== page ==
Live from the Lilith Blog 1 of 2

August 27, 2013 by

Miley Cyrus and a Whole Lot of Wrong

Miley_Ray_CyrusI have what I am going to term Miley fever.  It started when I began watching the VMA replays and there she was, in her horrible glory, an emblem of America’s worst social ills.  Then, what followed, an obsessive reading and re-reading of the articles meant to illuminate what we had just witnessed.  And one by one I realized the writers were themselves exhibiting subtle sexism and racism of their own.  Is Miley the social ill, or is she the catalyst to revealing our deepest issues?

It wasn’t just the sideways tongue, or the bad costumes, or the wannabe Katy Perry set.  It wasn’t the poor allusions to Britney, or the fact that there was little to no actual dancing happening on that stage.  It was the basic fact that first and foremost, not even naked and alone, not even on the most intimate of beds would anyone want to see or experience those lewd moves.  They weren’t sexy, they weren’t strip club worthy, they weren’t elegant, they weren’t really anything.  There was a kid on stage with a lot of stuffed animals dressed as black women, or black women dressed as stuffed animals, and she was acting out everything she learned and didn’t learn on TV.

And someone, someone somewhere sanctioned the absurdity.  Miley doesn’t act alone.  Billy Ray Cyrus and Miley Cyrus together still need to be approved.  Someone picked out that set, those bad costumes, and choreographed that show.  That is what gets me.  A collective of people agreed to performing, to allowing a black woman in a thong over her animal print leggings to bend over as Miley went to town on her behind.  And then the backup dancers, the teddy bear black people.  High brow writers called it a “Minstrel Show” but I want people who didn’t go to college for race studies, for white people who don’t get the whole shebang, to understand how on a basic level this show was a spiraling of crap choreography, absurdly vulgar and unsexy un-dancey gestures, and a whole load of treating black women like animal object props for a skinny white girl’s teenaged acting out.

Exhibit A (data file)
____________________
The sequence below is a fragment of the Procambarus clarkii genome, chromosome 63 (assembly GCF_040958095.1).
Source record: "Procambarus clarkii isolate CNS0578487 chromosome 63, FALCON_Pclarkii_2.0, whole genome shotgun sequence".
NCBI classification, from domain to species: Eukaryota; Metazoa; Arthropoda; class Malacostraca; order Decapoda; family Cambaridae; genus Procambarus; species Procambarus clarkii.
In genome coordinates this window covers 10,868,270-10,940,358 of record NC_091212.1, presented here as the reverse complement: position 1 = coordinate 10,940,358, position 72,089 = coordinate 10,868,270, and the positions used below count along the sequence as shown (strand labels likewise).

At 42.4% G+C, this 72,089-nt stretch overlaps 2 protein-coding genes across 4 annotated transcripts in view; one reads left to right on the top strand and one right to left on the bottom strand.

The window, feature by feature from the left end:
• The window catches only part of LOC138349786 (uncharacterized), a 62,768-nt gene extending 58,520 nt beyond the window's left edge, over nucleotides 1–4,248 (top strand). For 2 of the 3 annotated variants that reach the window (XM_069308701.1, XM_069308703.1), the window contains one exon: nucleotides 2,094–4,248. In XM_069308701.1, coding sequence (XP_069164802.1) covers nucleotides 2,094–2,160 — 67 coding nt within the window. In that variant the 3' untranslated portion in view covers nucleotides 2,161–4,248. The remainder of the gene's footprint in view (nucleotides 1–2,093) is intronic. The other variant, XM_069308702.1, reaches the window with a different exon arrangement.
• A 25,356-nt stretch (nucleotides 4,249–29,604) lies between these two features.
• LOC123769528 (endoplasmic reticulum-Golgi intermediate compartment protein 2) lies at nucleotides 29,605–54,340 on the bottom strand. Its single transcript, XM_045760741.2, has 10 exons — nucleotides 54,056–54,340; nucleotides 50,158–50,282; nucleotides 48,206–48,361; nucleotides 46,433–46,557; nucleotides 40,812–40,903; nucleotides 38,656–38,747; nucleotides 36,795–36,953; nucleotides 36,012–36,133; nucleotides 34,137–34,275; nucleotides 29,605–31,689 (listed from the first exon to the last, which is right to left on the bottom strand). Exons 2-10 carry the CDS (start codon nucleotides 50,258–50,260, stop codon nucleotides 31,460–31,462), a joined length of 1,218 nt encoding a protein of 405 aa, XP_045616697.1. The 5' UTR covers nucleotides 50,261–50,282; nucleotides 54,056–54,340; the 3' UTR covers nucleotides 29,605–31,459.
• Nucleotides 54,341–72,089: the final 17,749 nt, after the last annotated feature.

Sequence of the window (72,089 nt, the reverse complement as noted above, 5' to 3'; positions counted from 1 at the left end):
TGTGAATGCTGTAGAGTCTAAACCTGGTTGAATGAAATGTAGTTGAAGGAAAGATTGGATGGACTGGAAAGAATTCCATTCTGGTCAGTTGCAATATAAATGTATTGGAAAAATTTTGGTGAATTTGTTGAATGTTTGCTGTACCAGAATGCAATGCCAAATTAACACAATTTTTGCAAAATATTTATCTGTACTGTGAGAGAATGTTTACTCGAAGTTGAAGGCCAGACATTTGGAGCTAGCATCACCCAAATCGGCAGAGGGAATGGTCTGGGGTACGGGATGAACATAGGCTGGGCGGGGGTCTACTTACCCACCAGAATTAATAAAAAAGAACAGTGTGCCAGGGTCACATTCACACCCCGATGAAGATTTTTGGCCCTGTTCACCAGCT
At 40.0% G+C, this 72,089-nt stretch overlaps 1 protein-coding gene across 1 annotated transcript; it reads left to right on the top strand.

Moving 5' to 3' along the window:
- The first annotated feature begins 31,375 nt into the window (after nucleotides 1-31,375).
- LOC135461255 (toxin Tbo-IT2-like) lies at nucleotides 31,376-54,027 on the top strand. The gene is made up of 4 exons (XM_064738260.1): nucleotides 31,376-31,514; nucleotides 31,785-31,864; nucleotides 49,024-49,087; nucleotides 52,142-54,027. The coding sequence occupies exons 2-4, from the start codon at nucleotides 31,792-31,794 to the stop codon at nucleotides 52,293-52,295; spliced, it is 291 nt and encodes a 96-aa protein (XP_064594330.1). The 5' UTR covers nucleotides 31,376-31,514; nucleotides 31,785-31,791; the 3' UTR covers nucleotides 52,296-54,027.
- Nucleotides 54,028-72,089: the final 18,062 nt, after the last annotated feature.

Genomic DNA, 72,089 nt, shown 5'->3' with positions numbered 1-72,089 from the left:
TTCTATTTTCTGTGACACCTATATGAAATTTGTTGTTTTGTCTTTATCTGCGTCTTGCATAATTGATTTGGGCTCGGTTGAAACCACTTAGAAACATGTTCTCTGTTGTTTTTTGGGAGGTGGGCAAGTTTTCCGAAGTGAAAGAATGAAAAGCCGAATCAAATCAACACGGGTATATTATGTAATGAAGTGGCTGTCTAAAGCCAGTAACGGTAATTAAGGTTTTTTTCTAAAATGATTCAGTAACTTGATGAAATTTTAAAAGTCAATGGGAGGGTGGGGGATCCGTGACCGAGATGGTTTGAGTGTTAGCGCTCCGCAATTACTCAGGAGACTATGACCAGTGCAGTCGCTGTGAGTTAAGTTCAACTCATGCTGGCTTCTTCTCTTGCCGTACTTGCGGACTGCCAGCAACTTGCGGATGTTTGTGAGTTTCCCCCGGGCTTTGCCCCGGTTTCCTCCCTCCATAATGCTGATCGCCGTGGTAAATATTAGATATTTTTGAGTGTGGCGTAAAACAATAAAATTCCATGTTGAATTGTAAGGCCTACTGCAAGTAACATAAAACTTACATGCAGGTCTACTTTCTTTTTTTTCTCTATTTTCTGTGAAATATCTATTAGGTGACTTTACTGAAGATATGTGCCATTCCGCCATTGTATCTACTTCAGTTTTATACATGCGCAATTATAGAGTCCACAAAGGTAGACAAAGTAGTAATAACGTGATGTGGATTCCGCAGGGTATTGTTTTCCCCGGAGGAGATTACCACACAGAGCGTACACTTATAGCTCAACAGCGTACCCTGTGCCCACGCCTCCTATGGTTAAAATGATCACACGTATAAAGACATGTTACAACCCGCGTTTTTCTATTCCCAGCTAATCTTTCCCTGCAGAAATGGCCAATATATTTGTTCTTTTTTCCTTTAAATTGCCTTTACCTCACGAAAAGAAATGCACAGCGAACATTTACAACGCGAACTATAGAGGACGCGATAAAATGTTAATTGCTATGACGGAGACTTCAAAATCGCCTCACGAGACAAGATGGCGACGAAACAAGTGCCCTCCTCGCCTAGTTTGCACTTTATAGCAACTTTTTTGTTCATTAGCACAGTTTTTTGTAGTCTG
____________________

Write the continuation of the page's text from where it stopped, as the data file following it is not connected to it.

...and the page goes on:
What happens when a white girl doesn’t know herself and can’t find her own identity post pop-stardom?  She looks to the black people for dance moves and gestures and appropriates them in a sloppy way.  She attempts to “become something” by pretending to be “them.”  Why was this so extra awful?  Because not only was she stealing from what she might reductively deem “black culture” with her bad dancing, but she simultaneously demeans and fetishizes the black female body on her stage.  That is a whole lot of wrong. 

And why does this matter to me as a Jewish feminist writer?  Because as a Jewish woman it is my job to advocate that women not be objectified or demeaned, and yes, that always includes black women.  It means that I don’t want young white girls dancing in a way that alludes to, well, nothing, not even sex, not even sexiness, but the odd degradation of self and music industry standards on a series of poor dance moves and lewd gestures.  It has nothing to do with “sluttiness,” but some modern understanding of tznius, defined by sexual dancing that is classy or choreographically informed where Madonna and Beyonce are the limit.

And being a Jewish feminist woman includes not wanting the racialization and animalization and fetishization of bodies on national television.  It means holding a steady day-to-day awareness of my own privilege as a white Jew, and also keeping an eye on the white girls gone awry, or the black women toted along with this skinny white lady’s antics.  It means Miley fever needs to be broken with some serious questions.  Do we hate Miley?  Do we look at her as awful, as an isolated ill?  Or are we all to blame for the culture that shapes and promotes and funds and obsesses over an ignorant white girl smearing racist vulgur trash across a stage meant for a national audience?  The only way to break the fever is to begin to pay attention.


  • Pamela Lear

    Best article I’ve read on the subject; there are a lot of social ills and issues at play here. Miley herself just makes me sad. The direction-less performance was painful to watch. We need more serious conversation about how the media and the entertainment industry are creating ideas that impact our young people. I find it especially interesting to note the black/African American back-up dancers; it’s a shame that they’re willing to be “used” and displayed that way. And, here we are on the eve of MLK’s I Have a Dream Speech. How, oh how, do we make progress?

  • old gal

    If this had been satire, maybe it would have worked on some level. However, it was simply crude–bad “dancing” and no elegant edge.